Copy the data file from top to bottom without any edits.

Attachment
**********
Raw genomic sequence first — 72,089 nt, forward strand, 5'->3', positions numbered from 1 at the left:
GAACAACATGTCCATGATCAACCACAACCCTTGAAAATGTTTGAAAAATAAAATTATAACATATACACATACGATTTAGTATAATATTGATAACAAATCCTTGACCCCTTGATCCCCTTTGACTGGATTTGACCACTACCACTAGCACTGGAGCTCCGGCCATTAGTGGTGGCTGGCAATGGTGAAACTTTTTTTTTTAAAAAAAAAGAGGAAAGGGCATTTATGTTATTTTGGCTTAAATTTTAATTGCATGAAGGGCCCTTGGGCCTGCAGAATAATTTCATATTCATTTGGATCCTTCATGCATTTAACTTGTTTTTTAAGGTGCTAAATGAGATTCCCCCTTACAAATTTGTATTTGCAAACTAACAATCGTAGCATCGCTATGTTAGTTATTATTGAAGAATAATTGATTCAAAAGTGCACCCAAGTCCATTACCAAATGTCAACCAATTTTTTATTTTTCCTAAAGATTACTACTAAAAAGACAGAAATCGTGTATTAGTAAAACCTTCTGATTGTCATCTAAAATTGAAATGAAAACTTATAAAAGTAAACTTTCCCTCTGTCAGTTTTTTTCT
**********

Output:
Raw genomic sequence first — 72,089 nt, forward strand, 5'->3', positions numbered from 1 at the left:
GAACAACATGTCCATGATCAACCACAACCCTTGAAAATGTTTGAAAAATAAAATTATAACATATACACATACGATTTAGTATAATATTGATAACAAATCCTTGACCCCTTGATCCCCTTTGACTGGATTTGACCACTACCACTAGCACTGGAGCTCCGGCCATTAGTGGTGGCTGGCAATGGTGAAACTTTTTTTTTTAAAAAAAAAGAGGAAAGGGCATTTATGTTATTTTGGCTTAAATTTTAATTGCATGAAGGGCCCTTGGGCCTGCAGAATAATTTCATATTCATTTGGATCCTTCATGCATTTAACTTGTTTTTTAAGGTGCTAAATGAGATTCCCCCTTACAAATTTGTATTTGCAAACTAACAATCGTAGCATCGCTATGTTAGTTATTATTGAAGAATAATTGATTCAAAAGTGCACCCAAGTCCATTACCAAATGTCAACCAATTTTTTATTTTTCCTAAAGATTACTACTAAAAAGACAGAAATCGTGTATTAGTAAAACCTTCTGATTGTCATCTAAAATTGAAATGAAAACTTATAAAAGTAAACTTTCCCTCTGTCAGTTTTTTTCT